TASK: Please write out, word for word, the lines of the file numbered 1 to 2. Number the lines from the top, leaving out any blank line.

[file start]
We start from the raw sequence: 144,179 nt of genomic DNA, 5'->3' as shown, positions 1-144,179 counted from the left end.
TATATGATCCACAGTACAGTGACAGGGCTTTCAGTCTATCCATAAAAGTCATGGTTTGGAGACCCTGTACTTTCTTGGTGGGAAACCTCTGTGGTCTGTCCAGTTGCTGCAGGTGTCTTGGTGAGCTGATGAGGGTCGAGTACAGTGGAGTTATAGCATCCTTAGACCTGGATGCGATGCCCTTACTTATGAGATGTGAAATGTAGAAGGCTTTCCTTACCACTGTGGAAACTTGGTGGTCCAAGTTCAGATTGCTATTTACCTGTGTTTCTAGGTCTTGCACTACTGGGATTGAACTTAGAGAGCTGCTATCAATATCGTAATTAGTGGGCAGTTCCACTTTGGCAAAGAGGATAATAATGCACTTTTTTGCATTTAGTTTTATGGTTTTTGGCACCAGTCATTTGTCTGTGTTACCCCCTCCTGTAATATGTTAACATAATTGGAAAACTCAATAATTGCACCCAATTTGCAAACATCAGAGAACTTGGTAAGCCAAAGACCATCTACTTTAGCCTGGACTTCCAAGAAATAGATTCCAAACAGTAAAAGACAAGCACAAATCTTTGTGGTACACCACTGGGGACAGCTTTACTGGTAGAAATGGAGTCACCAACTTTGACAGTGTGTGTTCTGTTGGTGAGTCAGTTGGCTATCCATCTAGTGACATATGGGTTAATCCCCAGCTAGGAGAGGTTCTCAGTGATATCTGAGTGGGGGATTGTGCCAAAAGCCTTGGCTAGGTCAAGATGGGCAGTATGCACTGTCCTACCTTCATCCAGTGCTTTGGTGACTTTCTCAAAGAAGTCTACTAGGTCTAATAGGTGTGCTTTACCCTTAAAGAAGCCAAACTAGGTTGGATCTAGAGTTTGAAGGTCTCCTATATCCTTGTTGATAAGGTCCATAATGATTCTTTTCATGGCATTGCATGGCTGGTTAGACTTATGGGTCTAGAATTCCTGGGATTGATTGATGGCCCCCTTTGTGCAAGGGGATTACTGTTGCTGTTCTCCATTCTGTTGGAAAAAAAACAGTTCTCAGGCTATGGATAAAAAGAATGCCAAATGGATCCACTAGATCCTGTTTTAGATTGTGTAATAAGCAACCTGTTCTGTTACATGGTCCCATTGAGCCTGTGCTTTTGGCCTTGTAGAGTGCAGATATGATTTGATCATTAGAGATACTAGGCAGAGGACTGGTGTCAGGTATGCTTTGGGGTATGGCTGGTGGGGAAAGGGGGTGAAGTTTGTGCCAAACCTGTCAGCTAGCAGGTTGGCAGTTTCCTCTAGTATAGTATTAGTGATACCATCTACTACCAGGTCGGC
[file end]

We start from the raw sequence: 144,179 nt of genomic DNA, 5'->3' as shown, positions 1-144,179 counted from the left end.
TATATGATCCACAGTACAGTGACAGGGCTTTCAGTCTATCCATAAAAGTCATGGTTTGGAGACCCTGTACTTTCTTGGTGGGAAACCTCTGTGGTCTGTCCAGTTGCTGCAGGTGTCTTGGTGAGCTGATGAGGGTCGAGTACAGTGGAGTTATAGCATCCTTAGACCTGGATGCGATGCCCTTACTTATGAGATGTGAAATGTAGAAGGCTTTCCTTACCACTGTGGAAACTTGGTGGTCCAAGTTCAGATTGCTATTTACCTGTGTTTCTAGGTCTTGCACTACTGGGATTGAACTTAGAGAGCTGCTATCAATATCGTAATTAGTGGGCAGTTCCACTTTGGCAAAGAGGATAATAATGCACTTTTTTGCATTTAGTTTTATGGTTTTTGGCACCAGTCATTTGTCTGTGTTACCCCCTCCTGTAATATGTTAACATAATTGGAAAACTCAATAATTGCACCCAATTTGCAAACATCAGAGAACTTGGTAAGCCAAAGACCATCTACTTTAGCCTGGACTTCCAAGAAATAGATTCCAAACAGTAAAAGACAAGCACAAATCTTTGTGGTACACCACTGGGGACAGCTTTACTGGTAGAAATGGAGTCACCAACTTTGACAGTGTGTGTTCTGTTGGTGAGTCAGTTGGCTATCCATCTAGTGACATATGGGTTAATCCCCAGCTAGGAGAGGTTCTCAGTGATATCTGAGTGGGGGATTGTGCCAAAAGCCTTGGCTAGGTCAAGATGGGCAGTATGCACTGTCCTACCTTCATCCAGTGCTTTGGTGACTTTCTCAAAGAAGTCTACTAGGTCTAATAGGTGTGCTTTACCCTTAAAGAAGCCAAACTAGGTTGGATCTAGAGTTTGAAGGTCTCCTATATCCTTGTTGATAAGGTCCATAATGATTCTTTTCATGGCATTGCATGGCTGGTTAGACTTATGGGTCTAGAATTCCTGGGATTGATTGATGGCCCCCTTTGTGCAAGGGGATTACTGTTGCTGTTCTCCATTCTGTTGGAAAAAAAACAGTTCTCAGGCTATGGATAAAAAGAATGCCAAATGGATCCACTAGATCCTGTTTTAGATTGTGTAATAAGCAACCTGTTCTGTTACATGGTCCCATTGAGCCTGTGCTTTTGGCCTTGTAGAGTGCAGATATGATTTGATCATTAGAGATACTAGGCAGAGGACTGGTGTCAGGTATGCTTTGGGGTATGGCTGGTGGGGAAAGGGGGTGAAGTTTGTGCCAAACCTGTCAGCTAGCAGGTTGGCAGTTTCCTCTAGTATAGTATTAGTGATACCATCTACTACCAGGTCGGC